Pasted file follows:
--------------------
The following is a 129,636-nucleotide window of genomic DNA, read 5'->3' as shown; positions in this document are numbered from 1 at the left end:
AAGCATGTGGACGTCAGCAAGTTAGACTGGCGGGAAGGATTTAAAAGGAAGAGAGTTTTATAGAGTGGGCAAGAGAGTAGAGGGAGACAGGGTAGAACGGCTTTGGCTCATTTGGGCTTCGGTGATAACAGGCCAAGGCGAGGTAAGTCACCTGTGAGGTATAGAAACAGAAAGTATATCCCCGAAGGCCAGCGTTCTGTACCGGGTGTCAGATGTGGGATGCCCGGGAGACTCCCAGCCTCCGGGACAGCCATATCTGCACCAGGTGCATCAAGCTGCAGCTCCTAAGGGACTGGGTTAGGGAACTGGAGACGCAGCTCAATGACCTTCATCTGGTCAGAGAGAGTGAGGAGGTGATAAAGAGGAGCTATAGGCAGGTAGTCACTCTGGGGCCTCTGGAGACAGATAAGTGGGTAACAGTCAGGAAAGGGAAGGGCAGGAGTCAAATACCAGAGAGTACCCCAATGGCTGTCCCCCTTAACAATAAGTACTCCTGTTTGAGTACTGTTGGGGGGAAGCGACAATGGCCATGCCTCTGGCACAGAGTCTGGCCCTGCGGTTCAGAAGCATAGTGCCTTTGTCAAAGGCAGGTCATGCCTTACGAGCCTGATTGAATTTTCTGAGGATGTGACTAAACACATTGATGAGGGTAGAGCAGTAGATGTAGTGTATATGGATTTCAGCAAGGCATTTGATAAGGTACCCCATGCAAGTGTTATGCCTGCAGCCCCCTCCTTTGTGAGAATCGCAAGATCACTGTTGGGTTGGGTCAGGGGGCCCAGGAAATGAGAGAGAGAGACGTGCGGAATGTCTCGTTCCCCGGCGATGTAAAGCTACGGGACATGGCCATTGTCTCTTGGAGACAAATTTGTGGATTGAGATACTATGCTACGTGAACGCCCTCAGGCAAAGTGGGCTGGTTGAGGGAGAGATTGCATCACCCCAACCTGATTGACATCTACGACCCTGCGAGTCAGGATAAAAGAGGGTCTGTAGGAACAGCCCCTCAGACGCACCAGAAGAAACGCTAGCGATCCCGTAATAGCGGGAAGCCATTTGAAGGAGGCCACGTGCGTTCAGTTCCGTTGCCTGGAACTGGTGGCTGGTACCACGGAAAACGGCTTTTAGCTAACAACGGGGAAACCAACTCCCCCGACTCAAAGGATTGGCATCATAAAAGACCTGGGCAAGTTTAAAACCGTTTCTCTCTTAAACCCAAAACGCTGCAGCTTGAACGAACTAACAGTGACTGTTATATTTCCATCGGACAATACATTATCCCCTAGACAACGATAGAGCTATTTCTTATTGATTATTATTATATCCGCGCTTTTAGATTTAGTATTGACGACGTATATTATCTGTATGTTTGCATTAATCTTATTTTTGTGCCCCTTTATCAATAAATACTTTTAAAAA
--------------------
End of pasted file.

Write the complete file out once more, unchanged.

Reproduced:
The following is a 129,636-nucleotide window of genomic DNA, read 5'->3' as shown; positions in this document are numbered from 1 at the left end:
AAGCATGTGGACGTCAGCAAGTTAGACTGGCGGGAAGGATTTAAAAGGAAGAGAGTTTTATAGAGTGGGCAAGAGAGTAGAGGGAGACAGGGTAGAACGGCTTTGGCTCATTTGGGCTTCGGTGATAACAGGCCAAGGCGAGGTAAGTCACCTGTGAGGTATAGAAACAGAAAGTATATCCCCGAAGGCCAGCGTTCTGTACCGGGTGTCAGATGTGGGATGCCCGGGAGACTCCCAGCCTCCGGGACAGCCATATCTGCACCAGGTGCATCAAGCTGCAGCTCCTAAGGGACTGGGTTAGGGAACTGGAGACGCAGCTCAATGACCTTCATCTGGTCAGAGAGAGTGAGGAGGTGATAAAGAGGAGCTATAGGCAGGTAGTCACTCTGGGGCCTCTGGAGACAGATAAGTGGGTAACAGTCAGGAAAGGGAAGGGCAGGAGTCAAATACCAGAGAGTACCCCAATGGCTGTCCCCCTTAACAATAAGTACTCCTGTTTGAGTACTGTTGGGGGGAAGCGACAATGGCCATGCCTCTGGCACAGAGTCTGGCCCTGCGGTTCAGAAGCATAGTGCCTTTGTCAAAGGCAGGTCATGCCTTACGAGCCTGATTGAATTTTCTGAGGATGTGACTAAACACATTGATGAGGGTAGAGCAGTAGATGTAGTGTATATGGATTTCAGCAAGGCATTTGATAAGGTACCCCATGCAAGTGTTATGCCTGCAGCCCCCTCCTTTGTGAGAATCGCAAGATCACTGTTGGGTTGGGTCAGGGGGCCCAGGAAATGAGAGAGAGAGACGTGCGGAATGTCTCGTTCCCCGGCGATGTAAAGCTACGGGACATGGCCATTGTCTCTTGGAGACAAATTTGTGGATTGAGATACTATGCTACGTGAACGCCCTCAGGCAAAGTGGGCTGGTTGAGGGAGAGATTGCATCACCCCAACCTGATTGACATCTACGACCCTGCGAGTCAGGATAAAAGAGGGTCTGTAGGAACAGCCCCTCAGACGCACCAGAAGAAACGCTAGCGATCCCGTAATAGCGGGAAGCCATTTGAAGGAGGCCACGTGCGTTCAGTTCCGTTGCCTGGAACTGGTGGCTGGTACCACGGAAAACGGCTTTTAGCTAACAACGGGGAAACCAACTCCCCCGACTCAAAGGATTGGCATCATAAAAGACCTGGGCAAGTTTAAAACCGTTTCTCTCTTAAACCCAAAACGCTGCAGCTTGAACGAACTAACAGTGACTGTTATATTTCCATCGGACAATACATTATCCCCTAGACAACGATAGAGCTATTTCTTATTGATTATTATTATATCCGCGCTTTTAGATTTAGTATTGACGACGTATATTATCTGTATGTTTGCATTAATCTTATTTTTGTGCCCCTTTATCAATAAATACTTTTAAAAA